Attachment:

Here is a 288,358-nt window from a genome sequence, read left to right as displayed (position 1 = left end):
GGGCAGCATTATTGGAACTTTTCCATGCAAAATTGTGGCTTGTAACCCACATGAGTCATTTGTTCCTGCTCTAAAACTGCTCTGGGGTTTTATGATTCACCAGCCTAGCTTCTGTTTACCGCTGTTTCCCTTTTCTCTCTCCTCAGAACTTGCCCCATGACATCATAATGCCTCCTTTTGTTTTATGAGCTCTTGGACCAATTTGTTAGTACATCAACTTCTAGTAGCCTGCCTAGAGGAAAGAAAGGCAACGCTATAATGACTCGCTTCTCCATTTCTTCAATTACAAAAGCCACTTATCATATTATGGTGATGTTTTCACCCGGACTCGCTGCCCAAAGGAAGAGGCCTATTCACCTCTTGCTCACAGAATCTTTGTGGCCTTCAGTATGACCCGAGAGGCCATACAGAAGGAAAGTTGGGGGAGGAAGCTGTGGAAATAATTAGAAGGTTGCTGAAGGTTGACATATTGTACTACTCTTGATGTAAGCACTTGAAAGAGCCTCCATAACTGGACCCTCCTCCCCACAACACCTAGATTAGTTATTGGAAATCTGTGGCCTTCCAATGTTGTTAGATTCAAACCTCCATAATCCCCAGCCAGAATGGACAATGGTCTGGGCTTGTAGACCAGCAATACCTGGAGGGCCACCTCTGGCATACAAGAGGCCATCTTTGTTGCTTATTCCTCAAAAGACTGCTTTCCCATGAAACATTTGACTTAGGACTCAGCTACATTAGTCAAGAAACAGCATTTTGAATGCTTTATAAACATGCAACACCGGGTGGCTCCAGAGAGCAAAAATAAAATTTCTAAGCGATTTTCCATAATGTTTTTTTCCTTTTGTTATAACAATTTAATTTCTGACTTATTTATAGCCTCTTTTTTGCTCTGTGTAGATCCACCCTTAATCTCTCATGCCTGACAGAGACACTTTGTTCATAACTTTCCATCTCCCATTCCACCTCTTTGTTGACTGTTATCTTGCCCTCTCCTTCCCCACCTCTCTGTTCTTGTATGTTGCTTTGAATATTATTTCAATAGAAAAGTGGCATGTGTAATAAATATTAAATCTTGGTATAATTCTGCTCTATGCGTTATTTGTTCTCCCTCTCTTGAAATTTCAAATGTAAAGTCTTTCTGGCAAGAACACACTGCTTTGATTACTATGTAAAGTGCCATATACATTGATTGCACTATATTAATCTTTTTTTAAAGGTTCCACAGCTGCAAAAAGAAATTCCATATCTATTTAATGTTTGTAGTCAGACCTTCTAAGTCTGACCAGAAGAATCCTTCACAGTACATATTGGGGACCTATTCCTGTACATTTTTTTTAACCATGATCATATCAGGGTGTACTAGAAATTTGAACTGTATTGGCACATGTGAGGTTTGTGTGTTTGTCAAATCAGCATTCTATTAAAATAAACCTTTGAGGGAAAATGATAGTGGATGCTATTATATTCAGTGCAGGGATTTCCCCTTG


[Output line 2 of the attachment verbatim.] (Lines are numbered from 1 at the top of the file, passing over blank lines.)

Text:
GGGCAGCATTATTGGAACTTTTCCATGCAAAATTGTGGCTTGTAACCCACATGAGTCATTTGTTCCTGCTCTAAAACTGCTCTGGGGTTTTATGATTCACCAGCCTAGCTTCTGTTTACCGCTGTTTCCCTTTTCTCTCTCCTCAGAACTTGCCCCATGACATCATAATGCCTCCTTTTGTTTTATGAGCTCTTGGACCAATTTGTTAGTACATCAACTTCTAGTAGCCTGCCTAGAGGAAAGAAAGGCAACGCTATAATGACTCGCTTCTCCATTTCTTCAATTACAAAAGCCACTTATCATATTATGGTGATGTTTTCACCCGGACTCGCTGCCCAAAGGAAGAGGCCTATTCACCTCTTGCTCACAGAATCTTTGTGGCCTTCAGTATGACCCGAGAGGCCATACAGAAGGAAAGTTGGGGGAGGAAGCTGTGGAAATAATTAGAAGGTTGCTGAAGGTTGACATATTGTACTACTCTTGATGTAAGCACTTGAAAGAGCCTCCATAACTGGACCCTCCTCCCCACAACACCTAGATTAGTTATTGGAAATCTGTGGCCTTCCAATGTTGTTAGATTCAAACCTCCATAATCCCCAGCCAGAATGGACAATGGTCTGGGCTTGTAGACCAGCAATACCTGGAGGGCCACCTCTGGCATACAAGAGGCCATCTTTGTTGCTTATTCCTCAAAAGACTGCTTTCCCATGAAACATTTGACTTAGGACTCAGCTACATTAGTCAAGAAACAGCATTTTGAATGCTTTATAAACATGCAACACCGGGTGGCTCCAGAGAGCAAAAATAAAATTTCTAAGCGATTTTCCATAATGTTTTTTTCCTTTTGTTATAACAATTTAATTTCTGACTTATTTATAGCCTCTTTTTTGCTCTGTGTAGATCCACCCTTAATCTCTCATGCCTGACAGAGACACTTTGTTCATAACTTTCCATCTCCCATTCCACCTCTTTGTTGACTGTTATCTTGCCCTCTCCTTCCCCACCTCTCTGTTCTTGTATGTTGCTTTGAATATTATTTCAATAGAAAAGTGGCATGTGTAATAAATATTAAATCTTGGTATAATTCTGCTCTATGCGTTATTTGTTCTCCCTCTCTTGAAATTTCAAATGTAAAGTCTTTCTGGCAAGAACACACTGCTTTGATTACTATGTAAAGTGCCATATACATTGATTGCACTATATTAATCTTTTTTTAAAGGTTCCACAGCTGCAAAAAGAAATTCCATATCTATTTAATGTTTGTAGTCAGACCTTCTAAGTCTGACCAGAAGAATCCTTCACAGTACATATTGGGGACCTATTCCTGTACATTTTTTTTAACCATGATCATATCAGGGTGTACTAGAAATTTGAACTGTATTGGCACATGTGAGGTTTGTGTGTTTGTCAAATCAGCATTCTATTAAAATAAACCTTTGAGGGAAAATGATAGTGGATGCTATTATATTCAGTGCAGGGATTTCCCCTTG